Gareth Huw Davies

Environment Blog / Green Technology

Light up, shine on – is this the LED’s breakthrough moment

A chance to shine - the Cree 9.5-Watt lightbulb

A chance to shine – the Cree 9.5-Watt lightbulb

The Hay Festival is an appropriate place for a lightbulb moment. I was at a talk where green guru Julia Hailes was talking about converting her old farmhouse and making it as environmentally efficient and green as possible.

I wrote down lots of things (not very efficiently, on my smartphone) but one slide caught my eye, a simple image in seductive rainbow colours and curves. It was a light bulb, in the new Philips Hue LED range, and it looked quite beautiful. Julia was fitting it in her home; her aim is to make it as carbon friendly a dwelling as possible and her illumination is to be 100% LED.

The Hue web-enabled system, which connects to the Wi-Fi router in the home, can be controlled from anywhere through a smartphone. You can turn the lights on, up or down, and change them to almost any colour you wish.

The system enables you to create and save light settings—bright lights when the kids do homework, for example, and a softer setting for the grownups once the children are asleep. You can also set lights to go on and off at specific times, or to slowly brighten in the morning. With additional programming the lights can be made to turn on when you approach the house, and to turn off automatically when you’re leaving. And, because it is an LED, the Hue consumes very little electricity. Julia said the Hue was expensive but not “prohibitively so”. That’s $199 in the US for the whole kit, including three lightbulbs and the “bridge”, an electronic device that connects the lights to your Wi-Fi. It will soon be on sale in Apple stores.

It is indeed expensive, and, for the time being, it’s probably mainly for the rather well-off early adopter. Reading several complimentary reviews I found a much less expensive LED light, made by US company Cree.

Cree claims to be doing nothing less than making Thomas Edison’s incandescent light bulb obsolete. (The EU is phasing it out in Europe, while it is still on sale in the USA.) Cree says it was inspired by Edison’s own injunction: ‘There’s a better way to do it. Find it.’

The Cree lightbulb comes close to matching the sort of light given off by the standard incandescent bulb, while consuming 10% of the energy. And it uses roughly (or a little bit less than) half the energy consumed by the compact fluorescent lamp (CFL), the standard energy-saving lamp up on the market today.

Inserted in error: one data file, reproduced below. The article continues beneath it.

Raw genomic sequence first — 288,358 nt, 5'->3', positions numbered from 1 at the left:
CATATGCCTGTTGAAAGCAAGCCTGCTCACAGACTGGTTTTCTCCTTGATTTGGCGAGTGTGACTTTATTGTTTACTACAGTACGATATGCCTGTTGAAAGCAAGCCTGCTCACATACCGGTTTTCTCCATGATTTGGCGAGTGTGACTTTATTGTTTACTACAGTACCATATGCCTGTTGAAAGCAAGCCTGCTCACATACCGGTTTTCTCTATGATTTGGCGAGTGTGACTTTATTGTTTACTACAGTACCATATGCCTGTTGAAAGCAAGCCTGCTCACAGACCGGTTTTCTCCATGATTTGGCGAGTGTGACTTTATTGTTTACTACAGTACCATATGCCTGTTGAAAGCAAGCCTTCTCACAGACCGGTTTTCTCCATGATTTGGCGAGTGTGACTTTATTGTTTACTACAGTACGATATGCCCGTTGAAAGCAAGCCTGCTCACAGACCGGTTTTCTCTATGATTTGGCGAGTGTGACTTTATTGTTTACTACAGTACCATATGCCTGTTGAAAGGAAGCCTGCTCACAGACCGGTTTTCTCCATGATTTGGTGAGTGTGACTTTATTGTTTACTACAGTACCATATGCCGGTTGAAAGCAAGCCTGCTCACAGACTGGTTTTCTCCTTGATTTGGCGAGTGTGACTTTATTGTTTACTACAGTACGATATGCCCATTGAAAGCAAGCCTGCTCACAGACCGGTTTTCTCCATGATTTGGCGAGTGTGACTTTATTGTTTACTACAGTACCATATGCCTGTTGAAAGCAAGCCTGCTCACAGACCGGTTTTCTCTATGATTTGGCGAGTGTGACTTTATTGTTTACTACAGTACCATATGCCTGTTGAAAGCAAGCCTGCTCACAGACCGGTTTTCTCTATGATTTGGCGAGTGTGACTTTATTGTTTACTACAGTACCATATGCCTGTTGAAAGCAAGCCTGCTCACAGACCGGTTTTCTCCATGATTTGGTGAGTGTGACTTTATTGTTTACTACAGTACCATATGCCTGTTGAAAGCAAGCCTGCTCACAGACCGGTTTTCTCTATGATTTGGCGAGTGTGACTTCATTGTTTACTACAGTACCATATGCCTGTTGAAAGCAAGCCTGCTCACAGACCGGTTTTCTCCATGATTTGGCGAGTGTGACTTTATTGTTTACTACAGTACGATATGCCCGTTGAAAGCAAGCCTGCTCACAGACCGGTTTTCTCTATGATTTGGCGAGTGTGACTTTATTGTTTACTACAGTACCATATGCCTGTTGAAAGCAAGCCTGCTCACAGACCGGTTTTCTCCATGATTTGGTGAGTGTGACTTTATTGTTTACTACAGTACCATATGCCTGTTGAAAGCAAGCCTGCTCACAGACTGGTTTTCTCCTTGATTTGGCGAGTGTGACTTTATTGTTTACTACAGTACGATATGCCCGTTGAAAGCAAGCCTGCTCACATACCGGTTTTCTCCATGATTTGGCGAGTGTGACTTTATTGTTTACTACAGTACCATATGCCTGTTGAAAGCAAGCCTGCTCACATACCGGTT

When the EU ban on sales of the incandescent light came in in 2009, one argument put forward by supporters of that technology, developed by Edison a hundred years ago, was that the quality of the LED’s light simply wasn’t good enough.

Early consumer reports on the Cree suggest the company may have overcome that objection with its 60W-equivalent, the Cree 9.5-Watt A19 Warm White (2700K) Dimmable LED bulb. It costs around $13 in the USA, and is not yet available in the UK.

A writer on the website noted: “I’ve been writing about the electronic design industry for 15 years, and I’ve never seen an LED light bulb with a better combination of features than the Cree. It’s dimmable, has high quality color, is long lasting, has a 10 year warranty and makes as much light as a 60-watt incandescent bulb. It’s my new favorite LED light bulb.” (

The best comparison website I could find explains the difference. The regular LED bulb has a projected 50,000 hours lifespan. Compare that with the 1200 hours of the incandescent and the 8000 of the CFL.

The higher cost of the LEDs, particularly if you buy them in big numbers – say for an entire house – would be recouped in a very short time, possibly in a year, certainly within two or three years. And that’s when they’re being compared with CFLs.

A cynical person might ask – where’s the built-in obsolescence? These new LEDs do seem to have an enviable longevity, and, let’s face it, are likely to outlive many of the older customers who buy them.

They should think of them as part of the house. After all, you buy a painting or ornament to pass on, not to see it fade away before you are gone. You don’t begrudge future generations the opportunity to enjoy it or make use of it.

What if housebuilders were to fit them as standard (perhaps offering customers a choice within a certain price range)? They would make an immediate, and significant, contribution to reducing the UKs CO2 output. They could do, but most likely won’t. This is an energy revolution that will probably be led by the consumer.

As for the Philips Hue, I’m still bedazzled, but shall probably wait for the price to come down